The Kite Runner

by Khaled Hosseini

Wow. This book would be noteworthy enough simply for its eye-opening glimpse of Afghan life and history. But it also delivers with a good story:a tale of despair, betrayal, and hope that is fueled by the internal conflicts of its main character, Amir.

The story follows Amir’s life, from his early days as the privileged son of a Kabul businessman, through the political unrest of the late 70s and 80s that eventually leads his family to leave Afghanistan and settle in the US. Though he enjoys his new life in the States, Amir’s past haunts him–especially a tragic event involving his childhood friend and servant, Hassan. He’s given an opportunity to redeem the past by returning to Afghanistan and readers travel along for an unforgettable journey into the Taliban-ruled country.

Its easy to imagine that Afghanistan has always been the conflicted and war-torn country that we hear about on the news today. And much of that darkness and brutality has been inked into the pages of this book. But The Kite Runner reminds us that this country has a gentler side to its history as well–and even holds out some hope for this nation of political turmoil. If you want a book that’s timely, educational, and entertaining, sit down with a copy of The Kite Runner. It’s a journey you’ll not soon forget.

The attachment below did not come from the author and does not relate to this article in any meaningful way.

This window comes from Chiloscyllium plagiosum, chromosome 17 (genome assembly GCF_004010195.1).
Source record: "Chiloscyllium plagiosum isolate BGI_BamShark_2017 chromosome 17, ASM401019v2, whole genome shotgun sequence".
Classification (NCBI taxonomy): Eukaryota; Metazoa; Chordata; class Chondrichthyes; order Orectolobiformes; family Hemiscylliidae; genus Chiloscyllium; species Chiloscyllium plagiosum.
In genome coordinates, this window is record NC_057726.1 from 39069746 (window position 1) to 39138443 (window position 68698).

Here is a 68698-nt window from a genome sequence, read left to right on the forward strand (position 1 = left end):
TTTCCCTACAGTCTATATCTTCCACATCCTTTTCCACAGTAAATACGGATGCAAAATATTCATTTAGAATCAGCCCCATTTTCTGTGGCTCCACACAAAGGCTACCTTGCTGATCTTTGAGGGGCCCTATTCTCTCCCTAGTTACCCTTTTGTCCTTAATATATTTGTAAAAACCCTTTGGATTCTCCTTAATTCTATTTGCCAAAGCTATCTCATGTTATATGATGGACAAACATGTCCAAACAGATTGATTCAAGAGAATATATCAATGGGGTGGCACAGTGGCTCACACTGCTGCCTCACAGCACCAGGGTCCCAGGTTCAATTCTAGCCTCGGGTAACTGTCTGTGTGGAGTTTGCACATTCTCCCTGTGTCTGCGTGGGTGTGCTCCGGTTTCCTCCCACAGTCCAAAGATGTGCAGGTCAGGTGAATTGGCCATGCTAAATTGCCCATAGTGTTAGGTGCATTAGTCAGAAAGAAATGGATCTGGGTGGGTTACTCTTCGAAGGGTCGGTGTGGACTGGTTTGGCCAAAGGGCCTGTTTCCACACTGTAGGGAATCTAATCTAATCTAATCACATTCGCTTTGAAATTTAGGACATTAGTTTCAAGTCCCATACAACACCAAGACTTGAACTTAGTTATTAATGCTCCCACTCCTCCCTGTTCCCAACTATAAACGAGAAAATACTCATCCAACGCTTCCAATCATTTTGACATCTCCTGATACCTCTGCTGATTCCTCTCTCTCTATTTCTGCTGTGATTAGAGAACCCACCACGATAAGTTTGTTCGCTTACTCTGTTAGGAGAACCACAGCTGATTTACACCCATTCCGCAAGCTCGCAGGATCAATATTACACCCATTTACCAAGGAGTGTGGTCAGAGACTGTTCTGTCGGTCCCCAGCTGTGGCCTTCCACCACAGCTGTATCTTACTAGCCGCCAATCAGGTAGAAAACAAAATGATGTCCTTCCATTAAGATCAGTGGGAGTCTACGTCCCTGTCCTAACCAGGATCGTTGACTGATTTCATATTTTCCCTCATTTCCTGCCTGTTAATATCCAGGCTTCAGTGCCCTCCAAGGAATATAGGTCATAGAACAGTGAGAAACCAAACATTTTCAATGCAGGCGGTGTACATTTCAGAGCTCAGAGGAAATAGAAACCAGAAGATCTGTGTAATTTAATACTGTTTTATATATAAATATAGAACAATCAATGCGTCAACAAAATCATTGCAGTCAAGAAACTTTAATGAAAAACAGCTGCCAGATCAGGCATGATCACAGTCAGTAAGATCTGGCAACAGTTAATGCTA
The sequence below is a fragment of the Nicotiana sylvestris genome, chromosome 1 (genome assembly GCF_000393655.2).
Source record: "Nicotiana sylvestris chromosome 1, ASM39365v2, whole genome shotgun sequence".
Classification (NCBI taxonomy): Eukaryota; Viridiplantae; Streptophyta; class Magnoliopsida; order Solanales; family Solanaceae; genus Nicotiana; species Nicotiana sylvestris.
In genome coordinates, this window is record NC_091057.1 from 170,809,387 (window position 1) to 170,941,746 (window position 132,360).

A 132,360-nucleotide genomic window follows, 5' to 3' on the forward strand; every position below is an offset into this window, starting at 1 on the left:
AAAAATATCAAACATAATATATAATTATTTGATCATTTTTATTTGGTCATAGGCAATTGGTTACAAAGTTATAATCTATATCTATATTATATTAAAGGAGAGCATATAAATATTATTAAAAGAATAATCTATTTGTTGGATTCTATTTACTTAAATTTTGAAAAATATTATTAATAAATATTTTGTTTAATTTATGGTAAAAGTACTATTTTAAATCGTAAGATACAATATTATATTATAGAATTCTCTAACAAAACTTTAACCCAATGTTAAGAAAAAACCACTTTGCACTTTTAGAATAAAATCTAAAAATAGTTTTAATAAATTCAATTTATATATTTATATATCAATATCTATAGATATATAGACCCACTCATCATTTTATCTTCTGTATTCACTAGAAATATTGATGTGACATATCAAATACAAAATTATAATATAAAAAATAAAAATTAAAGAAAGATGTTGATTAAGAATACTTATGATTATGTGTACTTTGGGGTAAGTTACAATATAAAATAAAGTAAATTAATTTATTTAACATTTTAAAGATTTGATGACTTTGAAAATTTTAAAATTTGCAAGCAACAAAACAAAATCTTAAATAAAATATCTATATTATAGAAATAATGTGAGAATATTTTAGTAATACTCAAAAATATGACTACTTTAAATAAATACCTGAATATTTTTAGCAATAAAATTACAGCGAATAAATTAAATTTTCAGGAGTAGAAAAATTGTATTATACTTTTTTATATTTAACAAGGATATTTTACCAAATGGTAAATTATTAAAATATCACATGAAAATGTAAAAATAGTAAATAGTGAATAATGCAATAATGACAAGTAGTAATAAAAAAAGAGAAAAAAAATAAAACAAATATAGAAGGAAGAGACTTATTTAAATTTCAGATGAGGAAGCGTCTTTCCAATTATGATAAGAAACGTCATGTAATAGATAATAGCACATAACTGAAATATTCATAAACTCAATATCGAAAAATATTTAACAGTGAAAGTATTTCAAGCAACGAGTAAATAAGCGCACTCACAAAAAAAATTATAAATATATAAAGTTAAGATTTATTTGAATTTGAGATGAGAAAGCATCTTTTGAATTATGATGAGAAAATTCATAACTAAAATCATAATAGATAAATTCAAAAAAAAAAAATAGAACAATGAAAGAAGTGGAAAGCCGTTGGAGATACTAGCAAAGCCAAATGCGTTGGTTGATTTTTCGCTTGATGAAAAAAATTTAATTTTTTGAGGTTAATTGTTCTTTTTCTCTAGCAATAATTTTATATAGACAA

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1 Comment

  1. Talana said,

    April 16, 2007 at 12:08 am

    This is a great summary of the novel and i certianly do not think i will foget this book any time soon. I agree that it was very educational and entertaining. Considering i read this book for two classes in High School i would definately agree on the educaional part. I learned so much about Afganistan i had no idea about, the past or present. I am very pleased i received a chance to read this and wasw not disappointed in any way. And i love the irony presented as well.


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